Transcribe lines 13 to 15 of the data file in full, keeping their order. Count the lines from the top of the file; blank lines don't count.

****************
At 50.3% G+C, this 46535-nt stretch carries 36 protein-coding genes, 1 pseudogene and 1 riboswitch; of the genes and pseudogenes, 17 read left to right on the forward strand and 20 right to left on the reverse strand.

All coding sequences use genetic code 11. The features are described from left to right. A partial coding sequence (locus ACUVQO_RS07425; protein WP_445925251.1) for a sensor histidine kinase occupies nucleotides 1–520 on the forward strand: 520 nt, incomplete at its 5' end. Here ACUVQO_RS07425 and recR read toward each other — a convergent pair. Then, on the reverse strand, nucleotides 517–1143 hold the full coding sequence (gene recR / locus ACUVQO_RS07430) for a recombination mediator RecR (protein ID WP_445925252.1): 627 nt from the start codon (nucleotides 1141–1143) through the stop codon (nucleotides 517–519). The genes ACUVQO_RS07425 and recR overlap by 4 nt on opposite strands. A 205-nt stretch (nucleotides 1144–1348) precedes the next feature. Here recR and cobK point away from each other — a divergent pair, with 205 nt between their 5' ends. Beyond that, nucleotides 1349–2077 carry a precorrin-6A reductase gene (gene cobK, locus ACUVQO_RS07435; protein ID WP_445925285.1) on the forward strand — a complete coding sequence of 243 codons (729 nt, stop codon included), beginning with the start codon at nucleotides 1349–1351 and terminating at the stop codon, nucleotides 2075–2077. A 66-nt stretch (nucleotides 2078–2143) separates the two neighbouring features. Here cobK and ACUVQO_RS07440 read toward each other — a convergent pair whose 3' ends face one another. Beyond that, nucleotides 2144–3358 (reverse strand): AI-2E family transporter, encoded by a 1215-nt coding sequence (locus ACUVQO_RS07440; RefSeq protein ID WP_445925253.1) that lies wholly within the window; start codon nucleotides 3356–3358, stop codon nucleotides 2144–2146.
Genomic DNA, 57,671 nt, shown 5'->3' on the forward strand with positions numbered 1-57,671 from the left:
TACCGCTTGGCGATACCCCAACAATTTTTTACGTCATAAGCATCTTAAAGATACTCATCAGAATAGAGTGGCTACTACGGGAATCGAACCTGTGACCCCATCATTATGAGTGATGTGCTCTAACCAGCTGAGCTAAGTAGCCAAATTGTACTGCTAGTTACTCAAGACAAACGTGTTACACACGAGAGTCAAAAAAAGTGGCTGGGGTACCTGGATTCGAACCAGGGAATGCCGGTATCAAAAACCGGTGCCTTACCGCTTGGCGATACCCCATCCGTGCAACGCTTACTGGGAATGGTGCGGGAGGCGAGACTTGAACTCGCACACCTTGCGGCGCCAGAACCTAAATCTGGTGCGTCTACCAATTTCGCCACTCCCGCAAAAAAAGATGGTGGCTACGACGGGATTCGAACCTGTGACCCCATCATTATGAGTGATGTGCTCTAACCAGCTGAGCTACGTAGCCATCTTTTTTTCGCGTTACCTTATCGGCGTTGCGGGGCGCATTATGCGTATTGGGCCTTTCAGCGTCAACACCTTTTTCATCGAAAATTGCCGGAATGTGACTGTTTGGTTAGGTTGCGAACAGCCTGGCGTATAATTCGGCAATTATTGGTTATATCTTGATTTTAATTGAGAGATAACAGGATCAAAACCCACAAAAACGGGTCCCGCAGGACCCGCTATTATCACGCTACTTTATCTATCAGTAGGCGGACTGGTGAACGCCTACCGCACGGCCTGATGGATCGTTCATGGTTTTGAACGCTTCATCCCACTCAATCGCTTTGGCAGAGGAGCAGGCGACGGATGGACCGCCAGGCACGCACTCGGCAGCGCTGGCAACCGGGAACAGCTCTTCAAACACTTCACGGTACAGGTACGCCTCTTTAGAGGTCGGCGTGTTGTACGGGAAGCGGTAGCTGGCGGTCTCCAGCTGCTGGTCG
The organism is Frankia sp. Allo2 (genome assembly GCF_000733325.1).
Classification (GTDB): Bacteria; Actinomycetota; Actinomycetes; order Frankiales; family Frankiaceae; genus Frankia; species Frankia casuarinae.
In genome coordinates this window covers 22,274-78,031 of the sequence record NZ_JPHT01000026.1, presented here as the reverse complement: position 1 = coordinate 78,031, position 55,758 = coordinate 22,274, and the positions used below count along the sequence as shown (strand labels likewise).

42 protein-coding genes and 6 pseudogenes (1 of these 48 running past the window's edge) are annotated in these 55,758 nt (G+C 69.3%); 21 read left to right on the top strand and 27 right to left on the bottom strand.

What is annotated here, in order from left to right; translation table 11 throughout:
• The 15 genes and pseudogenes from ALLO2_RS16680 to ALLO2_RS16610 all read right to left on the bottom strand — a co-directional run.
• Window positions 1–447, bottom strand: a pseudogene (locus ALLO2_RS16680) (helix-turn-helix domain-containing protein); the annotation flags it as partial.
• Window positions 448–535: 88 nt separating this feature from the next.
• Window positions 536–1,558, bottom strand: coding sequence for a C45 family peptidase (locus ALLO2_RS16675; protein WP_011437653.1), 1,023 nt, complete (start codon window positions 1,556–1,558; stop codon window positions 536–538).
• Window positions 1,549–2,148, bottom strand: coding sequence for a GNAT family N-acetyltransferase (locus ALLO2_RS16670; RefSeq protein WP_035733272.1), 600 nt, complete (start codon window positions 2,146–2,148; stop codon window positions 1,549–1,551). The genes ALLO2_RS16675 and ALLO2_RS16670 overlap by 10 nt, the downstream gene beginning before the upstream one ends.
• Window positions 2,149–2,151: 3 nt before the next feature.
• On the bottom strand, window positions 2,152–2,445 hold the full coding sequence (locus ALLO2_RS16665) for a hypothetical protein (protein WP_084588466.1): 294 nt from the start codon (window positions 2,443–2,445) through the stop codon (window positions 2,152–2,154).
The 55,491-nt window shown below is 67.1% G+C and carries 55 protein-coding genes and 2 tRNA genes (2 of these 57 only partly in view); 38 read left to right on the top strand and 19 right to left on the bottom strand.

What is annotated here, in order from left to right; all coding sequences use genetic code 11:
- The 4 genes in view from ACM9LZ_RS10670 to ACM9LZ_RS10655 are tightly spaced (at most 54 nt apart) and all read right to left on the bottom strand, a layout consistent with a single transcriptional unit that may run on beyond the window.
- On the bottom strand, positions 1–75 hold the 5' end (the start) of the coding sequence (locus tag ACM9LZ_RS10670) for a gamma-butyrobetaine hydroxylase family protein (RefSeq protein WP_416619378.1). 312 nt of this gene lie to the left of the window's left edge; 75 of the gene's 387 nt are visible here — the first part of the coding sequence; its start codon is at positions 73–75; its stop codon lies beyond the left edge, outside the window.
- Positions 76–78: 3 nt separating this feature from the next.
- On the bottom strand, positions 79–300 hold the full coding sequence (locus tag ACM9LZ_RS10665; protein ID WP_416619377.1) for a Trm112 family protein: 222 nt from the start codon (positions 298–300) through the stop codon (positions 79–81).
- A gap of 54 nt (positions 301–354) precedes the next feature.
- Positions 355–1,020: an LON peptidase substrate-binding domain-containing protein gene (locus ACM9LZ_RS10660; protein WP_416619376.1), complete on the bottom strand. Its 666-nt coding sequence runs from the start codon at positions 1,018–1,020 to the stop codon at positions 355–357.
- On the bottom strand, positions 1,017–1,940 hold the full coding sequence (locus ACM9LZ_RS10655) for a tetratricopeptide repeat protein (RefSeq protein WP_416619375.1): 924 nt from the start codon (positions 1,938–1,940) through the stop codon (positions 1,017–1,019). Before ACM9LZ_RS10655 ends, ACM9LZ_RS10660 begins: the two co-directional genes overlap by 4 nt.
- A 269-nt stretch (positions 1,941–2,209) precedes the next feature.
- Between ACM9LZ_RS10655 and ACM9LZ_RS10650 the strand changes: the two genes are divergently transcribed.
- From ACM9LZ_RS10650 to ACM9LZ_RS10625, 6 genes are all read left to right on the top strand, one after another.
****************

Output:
• Window positions 536–1,558, bottom strand: coding sequence for a C45 family peptidase (locus ALLO2_RS16675; protein WP_011437653.1), 1,023 nt, complete (start codon window positions 1,556–1,558; stop codon window positions 536–538).
• Window positions 1,549–2,148, bottom strand: coding sequence for a GNAT family N-acetyltransferase (locus ALLO2_RS16670; RefSeq protein WP_035733272.1), 600 nt, complete (start codon window positions 2,146–2,148; stop codon window positions 1,549–1,551). The genes ALLO2_RS16675 and ALLO2_RS16670 overlap by 10 nt, the downstream gene beginning before the upstream one ends.
• Window positions 2,149–2,151: 3 nt before the next feature.